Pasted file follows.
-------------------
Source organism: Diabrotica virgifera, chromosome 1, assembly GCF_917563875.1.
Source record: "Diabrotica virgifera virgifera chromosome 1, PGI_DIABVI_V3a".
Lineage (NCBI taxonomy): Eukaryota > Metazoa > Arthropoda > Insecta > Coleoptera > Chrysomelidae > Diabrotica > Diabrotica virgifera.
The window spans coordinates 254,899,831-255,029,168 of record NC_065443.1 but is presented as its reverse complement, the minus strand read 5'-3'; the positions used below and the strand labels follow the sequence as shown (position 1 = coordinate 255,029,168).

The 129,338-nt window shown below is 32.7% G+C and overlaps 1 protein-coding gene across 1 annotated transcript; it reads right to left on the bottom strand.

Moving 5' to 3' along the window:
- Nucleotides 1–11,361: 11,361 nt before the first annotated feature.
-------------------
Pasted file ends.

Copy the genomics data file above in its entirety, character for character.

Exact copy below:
Source organism: Diabrotica virgifera, chromosome 1, assembly GCF_917563875.1.
Source record: "Diabrotica virgifera virgifera chromosome 1, PGI_DIABVI_V3a".
Lineage (NCBI taxonomy): Eukaryota > Metazoa > Arthropoda > Insecta > Coleoptera > Chrysomelidae > Diabrotica > Diabrotica virgifera.
The window spans coordinates 254,899,831-255,029,168 of record NC_065443.1 but is presented as its reverse complement, the minus strand read 5'-3'; the positions used below and the strand labels follow the sequence as shown (position 1 = coordinate 255,029,168).

The 129,338-nt window shown below is 32.7% G+C and overlaps 1 protein-coding gene across 1 annotated transcript; it reads right to left on the bottom strand.

Moving 5' to 3' along the window:
- Nucleotides 1–11,361: 11,361 nt before the first annotated feature.